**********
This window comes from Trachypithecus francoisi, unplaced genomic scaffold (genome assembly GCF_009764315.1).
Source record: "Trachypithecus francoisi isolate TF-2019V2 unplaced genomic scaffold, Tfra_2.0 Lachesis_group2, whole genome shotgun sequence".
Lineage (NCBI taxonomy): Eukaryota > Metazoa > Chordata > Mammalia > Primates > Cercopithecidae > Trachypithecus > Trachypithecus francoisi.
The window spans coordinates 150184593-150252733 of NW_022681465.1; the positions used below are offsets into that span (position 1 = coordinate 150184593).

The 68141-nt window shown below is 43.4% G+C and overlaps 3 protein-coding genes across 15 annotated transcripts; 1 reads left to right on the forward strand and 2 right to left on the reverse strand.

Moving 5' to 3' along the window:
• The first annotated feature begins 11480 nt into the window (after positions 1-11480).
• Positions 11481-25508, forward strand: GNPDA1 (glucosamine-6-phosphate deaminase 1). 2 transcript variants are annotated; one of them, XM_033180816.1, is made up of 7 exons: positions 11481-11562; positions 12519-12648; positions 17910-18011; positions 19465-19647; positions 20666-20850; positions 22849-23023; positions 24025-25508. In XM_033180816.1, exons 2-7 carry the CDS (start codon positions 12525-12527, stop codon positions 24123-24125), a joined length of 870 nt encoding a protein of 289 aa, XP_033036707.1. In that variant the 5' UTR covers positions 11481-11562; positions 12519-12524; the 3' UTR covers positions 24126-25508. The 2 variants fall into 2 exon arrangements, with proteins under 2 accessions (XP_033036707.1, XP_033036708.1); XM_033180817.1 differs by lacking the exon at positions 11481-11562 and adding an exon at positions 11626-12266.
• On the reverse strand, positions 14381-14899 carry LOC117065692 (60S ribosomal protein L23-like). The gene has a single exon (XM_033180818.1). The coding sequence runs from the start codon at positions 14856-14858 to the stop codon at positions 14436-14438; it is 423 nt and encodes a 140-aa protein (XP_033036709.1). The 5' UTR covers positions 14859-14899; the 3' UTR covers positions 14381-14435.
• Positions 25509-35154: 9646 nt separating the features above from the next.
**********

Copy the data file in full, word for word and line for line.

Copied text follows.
This window comes from Trachypithecus francoisi, unplaced genomic scaffold (genome assembly GCF_009764315.1).
Source record: "Trachypithecus francoisi isolate TF-2019V2 unplaced genomic scaffold, Tfra_2.0 Lachesis_group2, whole genome shotgun sequence".
Lineage (NCBI taxonomy): Eukaryota > Metazoa > Chordata > Mammalia > Primates > Cercopithecidae > Trachypithecus > Trachypithecus francoisi.
The window spans coordinates 150184593-150252733 of NW_022681465.1; the positions used below are offsets into that span (position 1 = coordinate 150184593).

The 68141-nt window shown below is 43.4% G+C and overlaps 3 protein-coding genes across 15 annotated transcripts; 1 reads left to right on the forward strand and 2 right to left on the reverse strand.

Moving 5' to 3' along the window:
• The first annotated feature begins 11480 nt into the window (after positions 1-11480).
• Positions 11481-25508, forward strand: GNPDA1 (glucosamine-6-phosphate deaminase 1). 2 transcript variants are annotated; one of them, XM_033180816.1, is made up of 7 exons: positions 11481-11562; positions 12519-12648; positions 17910-18011; positions 19465-19647; positions 20666-20850; positions 22849-23023; positions 24025-25508. In XM_033180816.1, exons 2-7 carry the CDS (start codon positions 12525-12527, stop codon positions 24123-24125), a joined length of 870 nt encoding a protein of 289 aa, XP_033036707.1. In that variant the 5' UTR covers positions 11481-11562; positions 12519-12524; the 3' UTR covers positions 24126-25508. The 2 variants fall into 2 exon arrangements, with proteins under 2 accessions (XP_033036707.1, XP_033036708.1); XM_033180817.1 differs by lacking the exon at positions 11481-11562 and adding an exon at positions 11626-12266.
• On the reverse strand, positions 14381-14899 carry LOC117065692 (60S ribosomal protein L23-like). The gene has a single exon (XM_033180818.1). The coding sequence runs from the start codon at positions 14856-14858 to the stop codon at positions 14436-14438; it is 423 nt and encodes a 140-aa protein (XP_033036709.1). The 5' UTR covers positions 14859-14899; the 3' UTR covers positions 14381-14435.
• Positions 25509-35154: 9646 nt separating the features above from the next.